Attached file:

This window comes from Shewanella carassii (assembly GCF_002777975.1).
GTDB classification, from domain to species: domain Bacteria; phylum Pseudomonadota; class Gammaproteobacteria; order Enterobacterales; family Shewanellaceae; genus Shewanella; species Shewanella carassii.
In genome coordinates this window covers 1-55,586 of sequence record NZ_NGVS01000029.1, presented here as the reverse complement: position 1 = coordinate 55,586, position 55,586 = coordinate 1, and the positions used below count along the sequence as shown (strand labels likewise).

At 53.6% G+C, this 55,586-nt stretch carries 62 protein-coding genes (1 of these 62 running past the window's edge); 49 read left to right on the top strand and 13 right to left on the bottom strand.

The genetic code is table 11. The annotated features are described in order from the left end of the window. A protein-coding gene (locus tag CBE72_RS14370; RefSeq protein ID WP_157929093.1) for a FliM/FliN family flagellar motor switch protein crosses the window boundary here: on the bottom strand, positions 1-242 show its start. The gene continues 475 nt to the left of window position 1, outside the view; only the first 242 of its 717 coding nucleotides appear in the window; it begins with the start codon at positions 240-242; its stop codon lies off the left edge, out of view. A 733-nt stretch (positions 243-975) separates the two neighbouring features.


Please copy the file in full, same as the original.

This window comes from Shewanella carassii (assembly GCF_002777975.1).
GTDB classification, from domain to species: domain Bacteria; phylum Pseudomonadota; class Gammaproteobacteria; order Enterobacterales; family Shewanellaceae; genus Shewanella; species Shewanella carassii.
In genome coordinates this window covers 1-55,586 of sequence record NZ_NGVS01000029.1, presented here as the reverse complement: position 1 = coordinate 55,586, position 55,586 = coordinate 1, and the positions used below count along the sequence as shown (strand labels likewise).

At 53.6% G+C, this 55,586-nt stretch carries 62 protein-coding genes (1 of these 62 running past the window's edge); 49 read left to right on the top strand and 13 right to left on the bottom strand.

The genetic code is table 11. The annotated features are described in order from the left end of the window. A protein-coding gene (locus tag CBE72_RS14370; RefSeq protein ID WP_157929093.1) for a FliM/FliN family flagellar motor switch protein crosses the window boundary here: on the bottom strand, positions 1-242 show its start. The gene continues 475 nt to the left of window position 1, outside the view; only the first 242 of its 717 coding nucleotides appear in the window; it begins with the start codon at positions 240-242; its stop codon lies off the left edge, out of view. A 733-nt stretch (positions 243-975) separates the two neighbouring features.